#pitchslam

Five Reasons Why I think Contests are a Good Idea

I’ve entered a few contests this year, starting with #Nestpitch in the spring and finishing with #pitchslam this week. Some I was selected for, some not. Some I got requests, others I did not.

Many contests run on a roughly similar format. A pre-selection period, where you hone the required materials, pitch, query, first 250 words etc. Then the section period where you wait and bite your nails, hoping to be selected. There may be a mentoring phase, where writers and editor help improve your selected materials, and this may be a couple of days or longer. Finally, an agent round, where your materials are displayed for agents to make requests. Throughout, there is generally a hashtag for the community to build up on Twitter.

I think every contest was worth my time. Here’s why:

Reason five: Agents. It can be daunting to know where to start when you begin querying. Having agents who you know are interested in your work gives you are starting place. You should always research agents before submitting, but it gives you a much smaller pool to start with, and then you can widen your search.

Reason four: An opportunity for feedback. For contests with mentoring, this will come from those who have already been through the querying process, or who are editors who help writers get there. They know their queries inside out, and can help you get that dreaded synopsis down to a page. Even if there’s no mentoring, it’s easy to get feedback from other competitors in the pre-selection phase. A show me yours and I’ll show you mine attitude gets fresh eyes on your work and fresh friends on your list.

Reason three: It can help identify if you’re ready. It’s almost impossible to know if you’re at the right point to be querying just on your own. Getting an opportunity to see how your work compares with others, and the feedback you will get, can help you place yourself. Maybe you’ll enter and find out you’re not in the right place to publish. #Nestpitch ultimately taught me that. Maybe you’re not ready to query yet. But if you learn that in a contest, you can revise and still go on to query agents you want to work with, whereas if you’d jumped into querying, you might have lost your chance with that manuscript.

Reason two: It teaches you how to deal with rejection. You won’t get picked for all contests. And you won’t get requests from all the ones you do. We’ve all got to deal with rejection, and this is a more comfortable way of doing it. There will be lots of others who didn’t get in, and you can commiserate and console each other, then work together to build yourselves back up. And you can enter the same contest when it runs next, whereas you can’t generally re-query a rejected project to an agent.

The number one reason I think you should enter contests is for the people you meet. Writing can be a lonely, stressful business. Non-writer friends can be supportive, but they don’t necessarily have the insight other writers do. Having people who know what you’re going through is wonderful. Then there’s the opportunity to meet people who can help build up your skills. Published writers and experienced editors. Your betas and your critique partners. As mentioned in #pitchslam, these are the people who will end up in your acknowledgements when your book is published. A good CP is worth their weight in gold and not easy to come across. Contests are a great way to meet them.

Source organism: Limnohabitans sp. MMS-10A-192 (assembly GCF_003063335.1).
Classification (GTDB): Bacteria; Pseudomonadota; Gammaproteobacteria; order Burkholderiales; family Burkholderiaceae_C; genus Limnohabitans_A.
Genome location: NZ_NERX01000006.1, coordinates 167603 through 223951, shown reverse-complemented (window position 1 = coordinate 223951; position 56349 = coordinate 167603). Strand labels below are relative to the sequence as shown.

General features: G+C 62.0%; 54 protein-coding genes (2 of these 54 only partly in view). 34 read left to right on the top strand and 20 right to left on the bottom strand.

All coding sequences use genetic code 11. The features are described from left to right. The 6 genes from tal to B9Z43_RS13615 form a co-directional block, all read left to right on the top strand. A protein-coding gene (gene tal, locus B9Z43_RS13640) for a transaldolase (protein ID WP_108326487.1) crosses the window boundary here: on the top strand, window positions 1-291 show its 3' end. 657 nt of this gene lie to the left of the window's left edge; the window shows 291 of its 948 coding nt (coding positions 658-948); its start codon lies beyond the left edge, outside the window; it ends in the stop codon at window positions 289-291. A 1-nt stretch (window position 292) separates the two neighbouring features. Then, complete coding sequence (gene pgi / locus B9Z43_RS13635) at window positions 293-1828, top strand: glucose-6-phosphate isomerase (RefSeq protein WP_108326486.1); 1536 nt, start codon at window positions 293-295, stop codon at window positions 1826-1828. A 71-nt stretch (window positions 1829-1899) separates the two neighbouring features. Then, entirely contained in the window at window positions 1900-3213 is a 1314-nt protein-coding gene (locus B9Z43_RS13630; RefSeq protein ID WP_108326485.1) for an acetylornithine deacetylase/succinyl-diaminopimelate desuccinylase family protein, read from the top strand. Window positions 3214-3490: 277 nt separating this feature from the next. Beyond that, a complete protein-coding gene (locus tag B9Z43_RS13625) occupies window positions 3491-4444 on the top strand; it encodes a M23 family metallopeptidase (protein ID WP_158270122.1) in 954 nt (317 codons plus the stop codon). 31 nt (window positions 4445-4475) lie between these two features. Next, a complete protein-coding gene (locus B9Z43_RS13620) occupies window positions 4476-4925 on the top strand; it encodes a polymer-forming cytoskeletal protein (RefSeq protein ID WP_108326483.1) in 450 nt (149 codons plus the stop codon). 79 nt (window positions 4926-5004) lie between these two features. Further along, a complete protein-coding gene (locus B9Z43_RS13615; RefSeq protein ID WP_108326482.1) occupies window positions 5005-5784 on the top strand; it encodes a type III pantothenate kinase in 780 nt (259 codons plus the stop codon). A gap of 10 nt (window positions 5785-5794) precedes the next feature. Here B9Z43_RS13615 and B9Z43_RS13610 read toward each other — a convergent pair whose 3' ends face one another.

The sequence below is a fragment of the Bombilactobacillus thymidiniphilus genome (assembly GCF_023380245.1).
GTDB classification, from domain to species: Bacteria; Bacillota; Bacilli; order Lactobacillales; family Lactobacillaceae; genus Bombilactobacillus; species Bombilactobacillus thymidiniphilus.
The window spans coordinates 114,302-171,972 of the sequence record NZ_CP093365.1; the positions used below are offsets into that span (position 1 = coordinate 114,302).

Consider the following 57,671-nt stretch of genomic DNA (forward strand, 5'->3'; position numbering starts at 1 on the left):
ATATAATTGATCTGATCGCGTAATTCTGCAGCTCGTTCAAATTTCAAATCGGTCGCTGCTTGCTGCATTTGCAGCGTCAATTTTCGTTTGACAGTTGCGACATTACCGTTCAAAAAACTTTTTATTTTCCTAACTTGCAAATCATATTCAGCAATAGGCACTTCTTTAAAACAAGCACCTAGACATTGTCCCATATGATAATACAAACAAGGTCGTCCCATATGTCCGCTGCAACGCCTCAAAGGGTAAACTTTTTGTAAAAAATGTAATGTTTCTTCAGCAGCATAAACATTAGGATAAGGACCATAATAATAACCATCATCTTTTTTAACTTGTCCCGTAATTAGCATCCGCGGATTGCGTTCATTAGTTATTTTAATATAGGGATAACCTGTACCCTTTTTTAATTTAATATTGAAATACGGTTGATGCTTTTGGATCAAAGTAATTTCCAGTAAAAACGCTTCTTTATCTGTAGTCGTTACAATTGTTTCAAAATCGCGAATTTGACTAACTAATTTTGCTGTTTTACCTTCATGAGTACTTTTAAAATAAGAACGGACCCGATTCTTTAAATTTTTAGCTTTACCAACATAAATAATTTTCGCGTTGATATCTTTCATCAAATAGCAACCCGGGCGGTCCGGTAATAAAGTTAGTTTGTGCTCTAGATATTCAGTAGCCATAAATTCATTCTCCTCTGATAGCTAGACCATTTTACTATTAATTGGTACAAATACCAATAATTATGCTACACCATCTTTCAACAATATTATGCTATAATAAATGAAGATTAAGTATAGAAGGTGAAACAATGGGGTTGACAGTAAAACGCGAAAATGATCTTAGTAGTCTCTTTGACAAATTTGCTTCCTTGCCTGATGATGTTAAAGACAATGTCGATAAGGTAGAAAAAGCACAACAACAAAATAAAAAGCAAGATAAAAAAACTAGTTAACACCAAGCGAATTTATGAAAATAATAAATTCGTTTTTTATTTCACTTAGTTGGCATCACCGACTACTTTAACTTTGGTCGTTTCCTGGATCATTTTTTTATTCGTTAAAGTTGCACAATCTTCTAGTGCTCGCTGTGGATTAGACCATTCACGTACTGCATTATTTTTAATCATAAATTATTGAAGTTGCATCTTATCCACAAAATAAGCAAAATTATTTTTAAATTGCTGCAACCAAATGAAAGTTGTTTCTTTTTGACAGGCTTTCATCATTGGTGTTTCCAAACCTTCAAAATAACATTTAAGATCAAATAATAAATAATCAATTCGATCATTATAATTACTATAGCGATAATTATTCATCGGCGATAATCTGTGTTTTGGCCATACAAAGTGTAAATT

Convinced? Check out this list:
http://carissa-taylor.blogspot.co.uk/2013/01/contest-madness.html

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#Pitch Slam

If anyone is passing and fancies it, I’d love to get some feedback on my pitch and 250 words before the contest deadline tomorrow at 11.59 EST (4.59 BST)

Pitch: The usurper’s surrender was supposed to mean “happily ever after.” But the battle’s not over. Lavie must choose between a new life, a new king, or her old friend before she loses all three.

Or:

An expected surrender should mean happily ever after, but knight Lavie is left battling PTSD and doubts about the new king. Lavie must hold the kingdom, and herself, together or lose home, friends and self.

250: 

Today, I kill a man. Today, I take back my home. Today, everything ends.
The sea-warped gate in the bailey opens with a squeal, dusting me in flakes of rust. I cringe, hoping the keening seagulls cover the screech. Salt in the wind mixes with the scent of blood as I slip into the narrow space between the inner and outer wall, then signal my team to follow me.

“…Lavie?”

I start at the sound of my name, and curse under my breath. One of my soldiers points past me to a dim entranceway. Footsteps echo from the stairs ahead.

“Sir,” I correct the man as I draw my sword. “Wait here.”

I press my back against the wall by the steps. The footsteps grow louder, and my fingers twitch on my hilt. As the figure emerges, I drive my sword into his gut.

Our eyes meet in the gloom and I taste bile in the back of my throat. He’s not a soldier, just a runner. He’s also barely more than a boy. His pale hands clutch at his stomach, as if trying to push the blood back, a gurgling cry spilling from his lips. I give him mercy and put my sword through his heart. He doesn’t even make a sigh as he falls, eyes glassy, to the ground.
I choke down fury. Another life destroyed by the Usurper. There’s no time to mourn or rage, and all we can do with the body is lay it out the way by the sea-gate.